National Bike Month started in 1956 and is frequently a time when people are encouraged to bike to work or just ride a bike for fun (National Bike Day is May 2). Why not celebrate by flying somewhere where you can go riding?
Fly ‘n Bike
AOPA member Bruce Bream has been stowing his Montague 26-inch folding bike in his Piper Turbo Arrow and launching on adventures since 2004, but his fascination with combining flying and biking started in the 1990s when he saw a picture in an aviation magazine of a pilot who had landed near the Grand Canyon and biked to the rim. Since then, he started creating a “database of places to fly with restaurants and trails.” He turned it into a Fly ‘n Bike webpage in 2020 at the start of the coronavirus pandemic. The page includes a list of airports in more than 30 states with nearby bike trails or areas that are suitable for biking. Some airports offer bikes; for others you’ll need to bring your own. Bream indicates which airports he’s biked at and recommends, including Grand Canyon and Marble Canyon in Arizona.
Bream said his favorite trip was a no-car visit to Grand Canyon National Park Airport. Not only did he bike the rim trail, fulfilling the dream sparked by the photo of another pilot doing the same, but it brought him back to his roots in aviation. “That was where I had my first airplane ride at 16 for $15 over the canyon,” Bream explained in an email. “I flew in there just about 40 years after the vacation with my parents.”
Bikes for Pilots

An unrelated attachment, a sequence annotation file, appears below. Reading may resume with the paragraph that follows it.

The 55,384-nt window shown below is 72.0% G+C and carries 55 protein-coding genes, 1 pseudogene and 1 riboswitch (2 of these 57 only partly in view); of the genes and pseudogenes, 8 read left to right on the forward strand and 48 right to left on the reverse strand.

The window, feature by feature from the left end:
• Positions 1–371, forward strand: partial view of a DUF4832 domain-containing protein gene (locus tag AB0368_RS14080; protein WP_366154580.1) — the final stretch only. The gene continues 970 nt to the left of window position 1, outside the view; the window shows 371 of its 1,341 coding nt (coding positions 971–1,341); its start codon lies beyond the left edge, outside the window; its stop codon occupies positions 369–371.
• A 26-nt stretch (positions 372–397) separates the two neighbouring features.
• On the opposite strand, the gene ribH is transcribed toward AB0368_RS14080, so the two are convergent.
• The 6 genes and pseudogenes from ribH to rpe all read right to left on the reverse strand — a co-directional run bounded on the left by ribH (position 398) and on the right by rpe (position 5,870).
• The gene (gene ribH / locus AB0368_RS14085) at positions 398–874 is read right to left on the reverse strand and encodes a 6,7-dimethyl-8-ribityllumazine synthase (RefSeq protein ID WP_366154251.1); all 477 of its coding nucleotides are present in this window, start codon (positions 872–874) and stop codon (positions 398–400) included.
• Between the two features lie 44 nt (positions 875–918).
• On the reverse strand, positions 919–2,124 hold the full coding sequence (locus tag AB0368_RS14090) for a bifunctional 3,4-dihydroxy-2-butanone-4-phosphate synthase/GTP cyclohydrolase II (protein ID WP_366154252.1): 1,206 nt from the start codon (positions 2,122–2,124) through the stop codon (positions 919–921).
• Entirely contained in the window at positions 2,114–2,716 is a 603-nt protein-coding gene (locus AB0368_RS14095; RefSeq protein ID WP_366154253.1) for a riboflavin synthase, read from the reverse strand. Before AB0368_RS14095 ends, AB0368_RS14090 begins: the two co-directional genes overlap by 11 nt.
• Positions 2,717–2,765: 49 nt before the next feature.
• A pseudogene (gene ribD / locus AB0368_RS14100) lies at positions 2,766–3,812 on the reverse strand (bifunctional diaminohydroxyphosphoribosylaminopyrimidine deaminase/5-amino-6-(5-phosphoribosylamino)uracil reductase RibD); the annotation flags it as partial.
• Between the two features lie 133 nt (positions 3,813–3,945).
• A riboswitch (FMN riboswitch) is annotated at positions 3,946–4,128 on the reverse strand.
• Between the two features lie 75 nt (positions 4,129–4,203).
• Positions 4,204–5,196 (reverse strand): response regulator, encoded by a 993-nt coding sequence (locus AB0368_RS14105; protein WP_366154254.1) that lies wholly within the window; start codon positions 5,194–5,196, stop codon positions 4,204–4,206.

The Maine Aeronautics Association offers a Bikes for Pilots program, staging bicycles at airports across the state for pilots to use to ride into town or visit other nearby attractions.
“Pilots love to fly to any destination but it is more enticing when there are opportunities to do further exploring upon arrival,” the Maine Aeronautics Association’s website says. The bikes are available for pilots and their passengers to use between May 1 and the end of October.
So far, bikes are offered at a handful of Maine airports: Brunswick Executive Airport, Bethel Regional Airport, Pittsfield Municipal Airport, Charles A. Chase Jr. Memorial Field, and Sugarloaf Regional Airport.
Off the grid
If you enjoy grass strips, backcountry flying, and biking in more remote areas, check out the Recreational Aviation Foundation’s Airfield Guide, “a repository for information about out-of-the-way airports and places that most pilots don’t know about.”
You can filter the airports for areas that are suitable for bike riding by clicking on the bicycle symbol in the amenities menu. Once you select a field, more information is available through a series of tabs, including runway information and special considerations. Amenities are listed with notes. For example, Albert Lea Municipal Airport in Albert Lea, Minnesota, has a 5-mile bike trail that runs next to the airport and around the lake in town.